On 4th of July 2017, 'Beyond Imagination: Treasures of Imperial Japan from the Khalili Collection, 19th to early 20th century' Exhibition Opening ceremony took place in the exhibition hall of the Assumption Belfry. The Moscow Kremlin Museums presents items from a unique collectionfounded in the 1970s by a world-famous British scientist, collector and philanthropist Professor Nasser David Khalili. The objects of amazing beauty are not only shown in Russia for the first time, but also have never been introduced to wide audience before.
Among the participants of the ceremony were Director General of the Moscow Kremlin Museums Elena Gagarina, Deputy Prime Minister of the Russian Federation Olga Golodets, Head of Division on Russian-Japanese political affairs of the Third Asian Department of the Ministry of Foreign Affairs of the Russian Federation Alexander Ilyshev-Vvedensky and the owner of the collection, UNESCO Goodwill Ambassador, Professor Nasser David Khalili.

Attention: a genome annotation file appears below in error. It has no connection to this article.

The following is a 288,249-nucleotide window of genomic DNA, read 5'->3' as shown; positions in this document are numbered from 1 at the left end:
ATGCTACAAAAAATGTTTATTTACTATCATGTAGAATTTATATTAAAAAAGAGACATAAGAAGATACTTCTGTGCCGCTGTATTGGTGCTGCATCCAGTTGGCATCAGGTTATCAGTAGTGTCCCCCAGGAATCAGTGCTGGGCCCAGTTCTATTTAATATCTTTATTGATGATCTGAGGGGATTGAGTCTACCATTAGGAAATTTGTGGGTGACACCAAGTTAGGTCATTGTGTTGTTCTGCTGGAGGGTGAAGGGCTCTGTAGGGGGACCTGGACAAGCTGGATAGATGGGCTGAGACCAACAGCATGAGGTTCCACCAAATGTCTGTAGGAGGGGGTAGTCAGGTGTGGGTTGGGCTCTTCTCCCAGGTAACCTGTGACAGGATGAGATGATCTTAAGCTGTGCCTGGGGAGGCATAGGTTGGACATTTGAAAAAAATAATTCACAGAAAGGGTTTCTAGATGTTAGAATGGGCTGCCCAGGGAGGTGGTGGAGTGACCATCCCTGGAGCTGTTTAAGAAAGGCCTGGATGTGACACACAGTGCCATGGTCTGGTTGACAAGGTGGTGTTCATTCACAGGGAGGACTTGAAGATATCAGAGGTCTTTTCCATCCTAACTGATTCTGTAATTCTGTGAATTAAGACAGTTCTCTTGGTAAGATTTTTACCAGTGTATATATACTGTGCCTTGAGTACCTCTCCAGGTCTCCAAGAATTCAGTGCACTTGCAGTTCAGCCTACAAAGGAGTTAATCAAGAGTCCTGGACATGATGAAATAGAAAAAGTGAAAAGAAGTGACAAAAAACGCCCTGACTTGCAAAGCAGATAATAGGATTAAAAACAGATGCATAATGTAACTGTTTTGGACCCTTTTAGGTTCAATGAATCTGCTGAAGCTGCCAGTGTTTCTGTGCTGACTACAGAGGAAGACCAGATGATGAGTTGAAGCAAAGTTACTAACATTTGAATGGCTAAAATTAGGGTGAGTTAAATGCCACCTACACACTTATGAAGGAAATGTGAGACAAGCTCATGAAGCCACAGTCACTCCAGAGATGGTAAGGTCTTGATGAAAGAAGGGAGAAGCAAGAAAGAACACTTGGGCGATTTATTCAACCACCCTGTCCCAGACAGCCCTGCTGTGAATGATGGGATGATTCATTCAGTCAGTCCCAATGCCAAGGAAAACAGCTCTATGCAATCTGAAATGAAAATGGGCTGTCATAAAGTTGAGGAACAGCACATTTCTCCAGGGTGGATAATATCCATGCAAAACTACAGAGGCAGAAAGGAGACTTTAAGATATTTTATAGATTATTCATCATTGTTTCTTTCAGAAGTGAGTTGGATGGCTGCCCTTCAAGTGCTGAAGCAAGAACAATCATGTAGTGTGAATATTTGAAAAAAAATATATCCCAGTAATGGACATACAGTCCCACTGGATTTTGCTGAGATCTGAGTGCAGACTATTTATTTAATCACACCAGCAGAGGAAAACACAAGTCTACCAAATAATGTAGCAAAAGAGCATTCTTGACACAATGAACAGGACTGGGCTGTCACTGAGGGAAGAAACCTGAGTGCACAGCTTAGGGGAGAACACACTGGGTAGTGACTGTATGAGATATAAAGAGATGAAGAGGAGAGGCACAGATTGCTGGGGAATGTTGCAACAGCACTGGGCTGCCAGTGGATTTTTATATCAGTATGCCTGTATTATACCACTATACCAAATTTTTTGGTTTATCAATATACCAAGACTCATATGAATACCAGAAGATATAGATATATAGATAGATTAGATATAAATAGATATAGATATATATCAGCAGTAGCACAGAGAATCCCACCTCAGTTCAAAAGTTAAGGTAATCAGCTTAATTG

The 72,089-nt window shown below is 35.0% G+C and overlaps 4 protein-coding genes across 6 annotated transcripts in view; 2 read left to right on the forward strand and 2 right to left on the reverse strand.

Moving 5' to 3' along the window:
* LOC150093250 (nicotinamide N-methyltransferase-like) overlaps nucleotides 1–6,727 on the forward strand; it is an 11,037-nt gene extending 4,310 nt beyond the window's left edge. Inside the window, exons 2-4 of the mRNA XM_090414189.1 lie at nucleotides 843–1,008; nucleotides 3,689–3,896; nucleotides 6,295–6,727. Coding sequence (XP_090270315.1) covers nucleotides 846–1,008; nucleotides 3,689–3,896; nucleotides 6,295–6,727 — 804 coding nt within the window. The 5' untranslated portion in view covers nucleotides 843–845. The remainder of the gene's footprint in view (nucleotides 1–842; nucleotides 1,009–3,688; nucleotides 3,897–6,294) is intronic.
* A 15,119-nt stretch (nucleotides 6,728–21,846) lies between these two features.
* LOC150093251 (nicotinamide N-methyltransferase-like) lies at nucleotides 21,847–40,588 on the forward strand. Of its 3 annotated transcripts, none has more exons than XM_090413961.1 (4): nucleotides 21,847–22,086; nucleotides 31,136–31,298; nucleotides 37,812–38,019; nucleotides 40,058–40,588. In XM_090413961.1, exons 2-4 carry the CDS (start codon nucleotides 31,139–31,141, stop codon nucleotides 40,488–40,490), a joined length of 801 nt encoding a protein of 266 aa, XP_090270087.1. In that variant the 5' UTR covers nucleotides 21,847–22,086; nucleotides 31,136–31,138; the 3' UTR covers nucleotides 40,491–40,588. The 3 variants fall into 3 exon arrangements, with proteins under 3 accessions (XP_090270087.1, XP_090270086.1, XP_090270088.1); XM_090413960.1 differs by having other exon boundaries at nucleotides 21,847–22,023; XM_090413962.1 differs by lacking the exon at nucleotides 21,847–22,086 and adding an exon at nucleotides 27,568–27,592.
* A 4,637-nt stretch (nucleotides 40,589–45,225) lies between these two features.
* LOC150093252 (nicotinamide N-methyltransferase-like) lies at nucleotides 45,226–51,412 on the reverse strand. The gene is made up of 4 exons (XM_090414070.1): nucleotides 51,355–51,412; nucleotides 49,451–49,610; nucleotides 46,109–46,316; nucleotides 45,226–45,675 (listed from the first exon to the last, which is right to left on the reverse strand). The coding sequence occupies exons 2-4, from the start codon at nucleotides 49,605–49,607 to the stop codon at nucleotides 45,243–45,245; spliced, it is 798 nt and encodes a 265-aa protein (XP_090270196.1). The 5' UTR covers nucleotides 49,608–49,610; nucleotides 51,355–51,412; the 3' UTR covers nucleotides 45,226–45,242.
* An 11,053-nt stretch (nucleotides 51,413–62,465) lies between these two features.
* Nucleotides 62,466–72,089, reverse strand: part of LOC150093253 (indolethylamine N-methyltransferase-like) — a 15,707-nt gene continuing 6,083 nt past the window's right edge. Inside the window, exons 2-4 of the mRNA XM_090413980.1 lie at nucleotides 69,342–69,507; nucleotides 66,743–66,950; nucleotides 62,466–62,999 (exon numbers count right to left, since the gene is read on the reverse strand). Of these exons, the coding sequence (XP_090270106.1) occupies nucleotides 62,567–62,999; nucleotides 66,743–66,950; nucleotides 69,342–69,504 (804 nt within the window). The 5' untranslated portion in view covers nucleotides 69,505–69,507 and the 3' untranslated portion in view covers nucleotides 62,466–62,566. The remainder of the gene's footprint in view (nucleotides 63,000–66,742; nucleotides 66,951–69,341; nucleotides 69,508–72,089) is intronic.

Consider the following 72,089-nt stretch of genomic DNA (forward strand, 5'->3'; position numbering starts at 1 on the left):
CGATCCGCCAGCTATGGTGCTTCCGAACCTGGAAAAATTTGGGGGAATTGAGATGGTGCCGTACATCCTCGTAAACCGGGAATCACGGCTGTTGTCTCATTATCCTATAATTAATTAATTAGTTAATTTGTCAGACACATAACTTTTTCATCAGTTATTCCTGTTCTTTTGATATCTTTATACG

The deputy prime minister described the display as fascinating. 'To fell in love and to understand art of another nation means to pave the way for other people’s hearts. We are grateful to people like Mr. Khalili for they help different nations to understand, respect and love each other,' Olga Golodets said at the opening ceremony of the exhibition.
Visitors have a chance to see around 90 pieces. Most of them are spectacular examples of traditional Japanese style and metalwork techniques used for the creation of new types of goods. Their design was targeted for both domestic and foreign markets. No less significant and widely introduced in the Khalili Collection are the works of Japanese enamellers who were ranked among the world's best. Enamel art flourished during the Meiji period. While enriching oneself with technological innovations, it maintained traditionally high performance and unparalleled attention to detail. On display are decorative compositions and interior design items, including diverse vases, incense burners, panels, trays and boxes. Most of these pieces were produced for the Imperial family or were custom-made for major commercial firms. This subject, which is high-priority for Professor Khalili, has never before been represented in Russia from such perspective.
The exposition is housed in the exhibition halls of the Patriarch's Palace and the Assumption Belfry. The show runs till 1 October 2017.